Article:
Two holiday-themed plays are finishing their runs this weekend. The first is Sandra Tsing Loh-s SUGAR PLUM FAIRY. Clocking in at a breezy 80 minutes, this Christmas-themed play can easily be fit into an afternoon or evening-s shopping schedule. It-s a one-woman show, featuring Ms. Loh, that tells the tale of a 12-year old and her schemes to become the star of a local production of the Nutcracker.
Loh-s acerbic observations drive the story and will no doubt serve as a holiday gift to her fans, but David Zinn-s scenery and costumes provide another layer of fun, as the stage is festooned with more Christmas trimmings than FAO Schwarz.
Another family-friendly holiday show that won-t eat up too much shopping time is SPLENDOR, A 99 CENT ONLY STORES WONDERAMA. SPLENDOR is a musical, one that suggests STARLIGHT EXPRESS as reconceived by Jon Waters. It recounts the epic battle between the "Frenchies" and the "Crusties" as they fight over a mythical golden boy, but the story is just an excuse for John Ballinger-s musical numbers and the real star of SPLENDOR: the sets, costumes, and props which all come from 99 cent stores...and the show is narrated by an omniscient 99 cent-only store employee.
SPLENDOR is the creation of Ken Roht who sees the 99 cent-only store as a sort of urban circus. There-s no denying that SPLENDOR is a complete cavalcade of kitsch, but its also hard to deny its genuine desire to please. If you-re looking for sophisticated post-Sondheim musical theater, this isn-t it; but if you want the theatrical equivalent of cupcakes with lots of frosting, SPLENDOR, A 99 CENT ONLY STORES WONDERAMA is a dream-come-true.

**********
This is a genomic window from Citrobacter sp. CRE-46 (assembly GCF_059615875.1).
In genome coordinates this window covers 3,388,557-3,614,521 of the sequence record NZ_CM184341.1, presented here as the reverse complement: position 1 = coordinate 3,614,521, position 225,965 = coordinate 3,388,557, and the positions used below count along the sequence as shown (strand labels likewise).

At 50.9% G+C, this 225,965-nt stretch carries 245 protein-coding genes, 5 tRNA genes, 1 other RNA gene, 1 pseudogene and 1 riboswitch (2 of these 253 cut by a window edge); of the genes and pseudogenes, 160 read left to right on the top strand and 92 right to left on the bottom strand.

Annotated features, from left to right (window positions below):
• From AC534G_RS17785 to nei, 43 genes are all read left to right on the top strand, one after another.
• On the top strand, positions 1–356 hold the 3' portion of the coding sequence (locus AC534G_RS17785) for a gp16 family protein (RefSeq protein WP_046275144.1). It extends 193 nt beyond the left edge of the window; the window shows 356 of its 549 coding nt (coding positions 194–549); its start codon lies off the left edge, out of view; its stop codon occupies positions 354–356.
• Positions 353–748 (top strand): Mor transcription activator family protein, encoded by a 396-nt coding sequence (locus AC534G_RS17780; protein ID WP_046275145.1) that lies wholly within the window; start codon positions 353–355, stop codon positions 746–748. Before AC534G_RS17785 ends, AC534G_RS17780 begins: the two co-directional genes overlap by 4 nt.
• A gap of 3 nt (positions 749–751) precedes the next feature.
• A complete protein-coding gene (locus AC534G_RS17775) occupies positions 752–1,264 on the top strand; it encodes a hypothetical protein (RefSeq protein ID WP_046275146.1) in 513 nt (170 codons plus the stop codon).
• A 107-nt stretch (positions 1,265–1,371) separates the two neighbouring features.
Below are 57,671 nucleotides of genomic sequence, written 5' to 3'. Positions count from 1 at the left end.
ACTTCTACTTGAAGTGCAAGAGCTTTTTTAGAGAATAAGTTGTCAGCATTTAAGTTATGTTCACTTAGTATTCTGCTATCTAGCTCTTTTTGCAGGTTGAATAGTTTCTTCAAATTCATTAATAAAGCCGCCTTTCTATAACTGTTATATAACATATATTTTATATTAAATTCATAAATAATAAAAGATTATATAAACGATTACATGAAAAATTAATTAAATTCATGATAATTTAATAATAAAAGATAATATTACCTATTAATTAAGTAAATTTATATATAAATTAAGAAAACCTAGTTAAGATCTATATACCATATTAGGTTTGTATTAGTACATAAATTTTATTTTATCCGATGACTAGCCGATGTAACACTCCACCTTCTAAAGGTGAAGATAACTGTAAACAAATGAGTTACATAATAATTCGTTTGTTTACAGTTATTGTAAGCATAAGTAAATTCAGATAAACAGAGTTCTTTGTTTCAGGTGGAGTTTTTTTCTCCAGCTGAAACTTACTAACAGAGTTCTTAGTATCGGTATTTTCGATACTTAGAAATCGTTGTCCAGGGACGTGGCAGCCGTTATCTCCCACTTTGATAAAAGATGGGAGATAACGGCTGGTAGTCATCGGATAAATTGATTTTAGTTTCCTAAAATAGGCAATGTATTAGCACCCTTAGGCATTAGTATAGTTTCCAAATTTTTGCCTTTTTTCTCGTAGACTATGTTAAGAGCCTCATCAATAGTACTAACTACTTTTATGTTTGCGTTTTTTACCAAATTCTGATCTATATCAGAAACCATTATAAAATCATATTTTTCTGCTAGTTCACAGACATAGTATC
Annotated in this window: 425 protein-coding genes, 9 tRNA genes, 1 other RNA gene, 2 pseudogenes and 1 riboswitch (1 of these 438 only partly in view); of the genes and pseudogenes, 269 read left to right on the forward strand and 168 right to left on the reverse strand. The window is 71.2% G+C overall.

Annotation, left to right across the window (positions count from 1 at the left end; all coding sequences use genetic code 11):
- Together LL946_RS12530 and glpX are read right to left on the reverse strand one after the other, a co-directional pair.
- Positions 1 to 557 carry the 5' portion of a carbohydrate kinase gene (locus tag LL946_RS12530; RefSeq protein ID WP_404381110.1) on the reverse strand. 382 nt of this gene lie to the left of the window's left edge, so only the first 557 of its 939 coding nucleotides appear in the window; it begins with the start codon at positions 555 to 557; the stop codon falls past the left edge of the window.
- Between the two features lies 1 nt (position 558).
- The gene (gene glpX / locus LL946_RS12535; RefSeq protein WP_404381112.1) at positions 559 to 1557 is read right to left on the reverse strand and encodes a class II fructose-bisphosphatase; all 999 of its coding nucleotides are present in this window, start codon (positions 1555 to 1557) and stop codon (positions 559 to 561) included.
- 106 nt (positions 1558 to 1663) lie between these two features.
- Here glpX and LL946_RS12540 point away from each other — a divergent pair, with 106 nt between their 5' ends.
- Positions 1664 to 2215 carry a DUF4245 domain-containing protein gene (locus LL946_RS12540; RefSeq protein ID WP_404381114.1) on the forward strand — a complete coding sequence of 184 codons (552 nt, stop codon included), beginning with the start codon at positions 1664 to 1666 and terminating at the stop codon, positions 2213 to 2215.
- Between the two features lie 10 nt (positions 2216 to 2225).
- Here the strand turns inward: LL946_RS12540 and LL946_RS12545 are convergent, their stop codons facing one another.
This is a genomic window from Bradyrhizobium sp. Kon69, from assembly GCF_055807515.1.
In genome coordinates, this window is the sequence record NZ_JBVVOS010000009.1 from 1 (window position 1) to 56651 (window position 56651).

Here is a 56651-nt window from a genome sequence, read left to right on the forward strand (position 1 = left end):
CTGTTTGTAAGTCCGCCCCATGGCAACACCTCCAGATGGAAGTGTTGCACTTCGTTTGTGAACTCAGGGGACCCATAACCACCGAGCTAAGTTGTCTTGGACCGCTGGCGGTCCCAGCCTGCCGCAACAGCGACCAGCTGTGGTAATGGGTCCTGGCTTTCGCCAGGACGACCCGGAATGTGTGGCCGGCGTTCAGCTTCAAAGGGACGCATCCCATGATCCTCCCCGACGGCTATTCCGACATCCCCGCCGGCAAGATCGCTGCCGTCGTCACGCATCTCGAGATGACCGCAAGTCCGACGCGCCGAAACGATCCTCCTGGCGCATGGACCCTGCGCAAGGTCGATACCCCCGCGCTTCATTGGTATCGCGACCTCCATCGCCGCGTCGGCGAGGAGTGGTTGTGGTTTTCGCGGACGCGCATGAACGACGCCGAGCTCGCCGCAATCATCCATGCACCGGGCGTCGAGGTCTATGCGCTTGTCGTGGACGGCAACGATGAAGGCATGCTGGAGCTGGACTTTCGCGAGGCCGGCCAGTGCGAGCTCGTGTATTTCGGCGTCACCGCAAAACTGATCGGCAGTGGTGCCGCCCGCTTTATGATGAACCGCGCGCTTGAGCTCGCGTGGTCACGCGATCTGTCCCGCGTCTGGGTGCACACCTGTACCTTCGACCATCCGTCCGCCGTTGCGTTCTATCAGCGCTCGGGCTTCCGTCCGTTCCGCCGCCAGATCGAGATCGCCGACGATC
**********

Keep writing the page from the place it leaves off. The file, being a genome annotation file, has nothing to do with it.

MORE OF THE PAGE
Arguably the biggest theater event of the weekend (and certainly the longest) is not about Christmas at all-though it does feature a good deal of green and red lights. For this weekend only, Anglenos will able to experience the Volksb-hne am Rosa-Luxemberg-Platz, a highly acclaimed German repertory group that rarely travels from its home in Berlin.
Volksb-hne is presenting an adaptation of Dostoevsky-s THE INSULTED AND INJURED updated to the 1980-s. Director Frank Castorf places all of the action in a two room house, which looks as if it could be located in suburban Frankfurt or the Antelope Valley. A large video screen sits on the roof of the house, where it serves as a billboard showing either German television commercials or the action (or inaction) taking place inside the house.
To describe any more of the sprawling four-and-a-half hour work is to diminish both the accomplishments of the actors on stage and the process of discovery for anyone brave enough to attend. Make no mistake, THE INSULTED AND INJURED is not an easy performance to sit through. It is frustrating, infuriating, and often incomprehensible-this production forces one to pay attention to more details than the brain can process in one sitting.
Within the first hour, 15 people walked out and after intermission it felt as if half the audience was gone. But those who stayed witnessed a work of theater that was truly unforgettable. Yes, there were parts amidst the 4 1/2 hours that were less than engaging, but despite the dense material-and the fact that it was performed in German-there were moments of true theatrical lyricism where it felt that you were not watching theater, but instead evesdropping on life.
The actors could turn on a dime from these serene naturistic moments and segue into scenes of over-the-top theatricality. In terms of technical performance and physical stamina, the Volksb-hne cast is superb. The production values are minimal, but masterfully handled. The rotating stage and the subtle and powerful lighting are triumphs of stagecraft.
Avante-garde German regietheater is not for everyone, and in a busy holiday season, it's indeed a tough sell. But for those who crave theater that pushes the form in both inspirational and uncomfortable ways, experiencing Volksb-hne is essential.
THE INSULTED AND INJURED plays tonight and tomorrow night only at UCLA-s Frued Theater. SUGAR PLUM FAIRY at the Geffen Playhouse and SPLENDOR at the Evidence Room, both run until Sunday.
This is James Taylor with Theatre Talk for KCRW.